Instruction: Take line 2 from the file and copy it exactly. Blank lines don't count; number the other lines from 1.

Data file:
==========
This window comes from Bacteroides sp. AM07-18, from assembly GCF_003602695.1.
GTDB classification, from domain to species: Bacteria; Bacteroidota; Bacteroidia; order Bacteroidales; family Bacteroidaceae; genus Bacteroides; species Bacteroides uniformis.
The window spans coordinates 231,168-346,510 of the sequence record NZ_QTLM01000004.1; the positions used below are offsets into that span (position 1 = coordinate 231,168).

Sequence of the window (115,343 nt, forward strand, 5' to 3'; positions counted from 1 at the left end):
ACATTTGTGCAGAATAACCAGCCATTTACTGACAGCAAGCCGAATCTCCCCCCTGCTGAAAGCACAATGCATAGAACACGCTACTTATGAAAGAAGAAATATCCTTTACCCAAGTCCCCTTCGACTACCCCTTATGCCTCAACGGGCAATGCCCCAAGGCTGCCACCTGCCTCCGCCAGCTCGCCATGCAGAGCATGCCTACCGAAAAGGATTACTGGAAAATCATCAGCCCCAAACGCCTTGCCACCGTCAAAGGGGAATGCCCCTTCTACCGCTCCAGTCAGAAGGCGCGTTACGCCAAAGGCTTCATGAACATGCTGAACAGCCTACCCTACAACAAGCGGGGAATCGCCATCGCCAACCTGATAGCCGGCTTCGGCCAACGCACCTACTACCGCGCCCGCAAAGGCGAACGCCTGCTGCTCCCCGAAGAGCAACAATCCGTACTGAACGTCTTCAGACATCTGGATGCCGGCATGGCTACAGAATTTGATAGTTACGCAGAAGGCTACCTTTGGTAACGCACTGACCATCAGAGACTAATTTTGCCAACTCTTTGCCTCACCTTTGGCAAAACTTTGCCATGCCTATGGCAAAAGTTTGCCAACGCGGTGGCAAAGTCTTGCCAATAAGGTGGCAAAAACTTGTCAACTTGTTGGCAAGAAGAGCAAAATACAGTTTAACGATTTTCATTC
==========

GTDB classification, from domain to species: Bacteria; Bacteroidota; Bacteroidia; order Bacteroidales; family Bacteroidaceae; genus Bacteroides; species Bacteroides uniformis.